Who Commented What On The Decision Of The Constitutional Court?

Ophelia Simonyan

Journalist, fact-checker

On December 23, the Constitutional Court (CC) issued a decision on the order of the Minister of Health, according to which the phrase “conducting a PCR examination at the expense of the employee” was recognized as unconstitutional.

Opposition MPs demanded that the Supreme Court uncover whether the mandatory 14-day test order is constitutional.

Various comments were made about the court decision.

Media.am tried to make heads or tails out of this legal mess and present who manipulated the issue.

Whose victory was the decision of the Constitutional Court?

Initially, it was mentioned that the Constitutional Court recognized the minister’s decision as unconstitutional, without specifying what exactly the decision was about. This gave the impression that the requirement for citizens to be vaccinated or to have a mandatory PCR test every 7 days was removed. Meanwhile, the wording “the employee carries out at their own expense” was declared unconstitutional.

“Recognize the phrase ‘at his own expense’ as contradictory and invalid in accordance with Article 6  part1 and part 2 and Article 39 of the Constitution, taking into account that when using the PCR diagnostic service to diagnose of coronavirus (COVID-19), the definition of the scope of entities (employees) liable to pay for it is beyond the scope of the powers vested in the Minister of Health by law,” the CC said in a statement.

It turns out that the ministry does not have the authority to decide “at whose expense” the employee will carry out the testing. However, for those who have not been vaccinated, it is still mandatory to submit a test result when going to work.

Channel 5 described the decision of the Constitutional Court as a victory of “Armenia” bloc MP Aram Vardevanyan over Minister Anahit Avanesyan. And the head of the legal department of the Ministry of Health Anna Mkrtumyan assured that the court decision is the victory of the ministry.

Despite these statements, the decision of the Constitutional Court cannot be called the victory of anyone. It is true that the wording of one of the annexes to the minister’s order was declared unconstitutional, and it turns out that the ministry made an unconstitutional decision, but the requirement for PCR testing remains a legal and mandatory requirement.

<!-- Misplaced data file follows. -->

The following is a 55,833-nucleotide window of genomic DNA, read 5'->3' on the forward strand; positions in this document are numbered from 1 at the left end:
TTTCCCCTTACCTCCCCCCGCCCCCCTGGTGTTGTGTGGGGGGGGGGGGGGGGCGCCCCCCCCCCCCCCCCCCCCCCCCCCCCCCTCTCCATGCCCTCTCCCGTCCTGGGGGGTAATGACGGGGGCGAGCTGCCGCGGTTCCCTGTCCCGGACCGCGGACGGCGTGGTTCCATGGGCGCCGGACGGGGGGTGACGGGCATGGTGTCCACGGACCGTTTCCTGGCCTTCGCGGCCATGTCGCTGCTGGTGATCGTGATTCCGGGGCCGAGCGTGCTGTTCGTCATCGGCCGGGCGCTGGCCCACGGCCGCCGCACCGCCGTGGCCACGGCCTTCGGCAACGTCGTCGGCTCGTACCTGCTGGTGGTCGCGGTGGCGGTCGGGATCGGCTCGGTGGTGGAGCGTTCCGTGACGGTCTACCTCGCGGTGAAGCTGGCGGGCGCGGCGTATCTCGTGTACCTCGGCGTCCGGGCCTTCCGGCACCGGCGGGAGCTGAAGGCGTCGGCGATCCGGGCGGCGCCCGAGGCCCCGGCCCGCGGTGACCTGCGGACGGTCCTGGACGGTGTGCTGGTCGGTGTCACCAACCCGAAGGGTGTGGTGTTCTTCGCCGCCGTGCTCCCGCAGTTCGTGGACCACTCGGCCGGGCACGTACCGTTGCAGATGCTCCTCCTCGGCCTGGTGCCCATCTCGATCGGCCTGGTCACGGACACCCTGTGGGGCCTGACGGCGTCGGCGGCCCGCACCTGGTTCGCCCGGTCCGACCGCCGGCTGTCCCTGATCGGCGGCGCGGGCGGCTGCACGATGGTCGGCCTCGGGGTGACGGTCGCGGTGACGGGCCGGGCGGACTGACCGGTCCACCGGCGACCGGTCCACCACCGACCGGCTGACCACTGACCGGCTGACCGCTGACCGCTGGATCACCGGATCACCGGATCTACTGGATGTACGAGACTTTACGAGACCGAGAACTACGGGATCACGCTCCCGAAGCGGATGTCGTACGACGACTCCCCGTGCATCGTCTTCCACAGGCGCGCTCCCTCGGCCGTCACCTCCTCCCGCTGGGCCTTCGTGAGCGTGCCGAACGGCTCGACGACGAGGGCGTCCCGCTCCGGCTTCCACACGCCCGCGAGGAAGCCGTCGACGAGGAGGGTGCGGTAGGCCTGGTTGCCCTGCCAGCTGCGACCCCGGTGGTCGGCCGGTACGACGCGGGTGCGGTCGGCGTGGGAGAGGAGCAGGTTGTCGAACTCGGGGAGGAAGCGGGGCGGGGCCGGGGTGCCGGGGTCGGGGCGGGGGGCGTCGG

One of Aram Vardevanyan’s main demands was to force the government to reimburse for PCR tests, while the decision of the Constitutional Court did not impose such a claim on the state or the employer. It is unknown at this time what he will do after leaving the post. The full text of the decision must be published on the official website of the Constitutional Court within three days.

Is the cost of testing a state responsibility?

Aram Vardevanyan, a member of the “Hayastan” faction, who filed a complaint in the High Court, announced live on Facebook yesterday that the burden of paying for the tests will no longer fall on the citizen’s shoulders, and the state must bear the cost.

“People should not be held responsible by the state, people should not bear the burden of coronavirus PCR testing costs. Our position was logical for the simple reason that the state is responsible for this whole process, the state must provide the necessary conditions, therefore, it should not leave the burden of expenses on citizens,” said Vardevanyan.

However, as we have already mentioned, the decision of the Constitutional Court did not specify on whom the burden of compensation would be imposed. This claim is therefore an arbitrary interpretation of the court decision.

Vardevanyan also spoke about international experience, reproducing the previously denied information that “international experience says that this responsibility should not be at the expense of the person, that is, at the expense of human resources, because in that case, it turns into a process of compulsory vaccination.”

Media.am covered Vardevanyan’s claims about the international experience back in October. Our research has shown that although the cost of testing in the early stages of mass vaccination was actually borne by the state, governments over time realized that this was hampering the vaccination process and announced that the tests would be paid for [by citizens].

Ophelia Simonyan

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